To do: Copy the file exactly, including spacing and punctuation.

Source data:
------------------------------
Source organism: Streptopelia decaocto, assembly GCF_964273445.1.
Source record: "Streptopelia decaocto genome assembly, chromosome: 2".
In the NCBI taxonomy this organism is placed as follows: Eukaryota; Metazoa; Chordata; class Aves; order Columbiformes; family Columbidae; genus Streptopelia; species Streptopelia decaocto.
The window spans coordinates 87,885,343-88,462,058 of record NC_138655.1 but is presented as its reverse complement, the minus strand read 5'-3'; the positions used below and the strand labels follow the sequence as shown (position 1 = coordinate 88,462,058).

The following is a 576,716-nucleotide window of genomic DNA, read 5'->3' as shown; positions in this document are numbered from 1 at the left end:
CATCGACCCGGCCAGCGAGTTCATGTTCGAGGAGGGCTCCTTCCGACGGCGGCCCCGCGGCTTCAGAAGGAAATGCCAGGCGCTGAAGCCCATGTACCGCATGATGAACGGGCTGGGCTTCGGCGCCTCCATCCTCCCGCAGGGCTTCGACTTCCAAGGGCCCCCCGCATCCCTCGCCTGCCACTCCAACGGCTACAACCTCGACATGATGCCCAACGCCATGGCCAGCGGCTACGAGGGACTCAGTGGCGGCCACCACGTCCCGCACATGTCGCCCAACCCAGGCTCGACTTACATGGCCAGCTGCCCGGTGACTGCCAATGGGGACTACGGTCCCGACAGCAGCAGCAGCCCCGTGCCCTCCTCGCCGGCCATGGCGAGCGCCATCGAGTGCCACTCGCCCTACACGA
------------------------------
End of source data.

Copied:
Source organism: Streptopelia decaocto, assembly GCF_964273445.1.
Source record: "Streptopelia decaocto genome assembly, chromosome: 2".
In the NCBI taxonomy this organism is placed as follows: Eukaryota; Metazoa; Chordata; class Aves; order Columbiformes; family Columbidae; genus Streptopelia; species Streptopelia decaocto.
The window spans coordinates 87,885,343-88,462,058 of record NC_138655.1 but is presented as its reverse complement, the minus strand read 5'-3'; the positions used below and the strand labels follow the sequence as shown (position 1 = coordinate 88,462,058).

The following is a 576,716-nucleotide window of genomic DNA, read 5'->3' as shown; positions in this document are numbered from 1 at the left end:
CATCGACCCGGCCAGCGAGTTCATGTTCGAGGAGGGCTCCTTCCGACGGCGGCCCCGCGGCTTCAGAAGGAAATGCCAGGCGCTGAAGCCCATGTACCGCATGATGAACGGGCTGGGCTTCGGCGCCTCCATCCTCCCGCAGGGCTTCGACTTCCAAGGGCCCCCCGCATCCCTCGCCTGCCACTCCAACGGCTACAACCTCGACATGATGCCCAACGCCATGGCCAGCGGCTACGAGGGACTCAGTGGCGGCCACCACGTCCCGCACATGTCGCCCAACCCAGGCTCGACTTACATGGCCAGCTGCCCGGTGACTGCCAATGGGGACTACGGTCCCGACAGCAGCAGCAGCCCCGTGCCCTCCTCGCCGGCCATGGCGAGCGCCATCGAGTGCCACTCGCCCTACACGA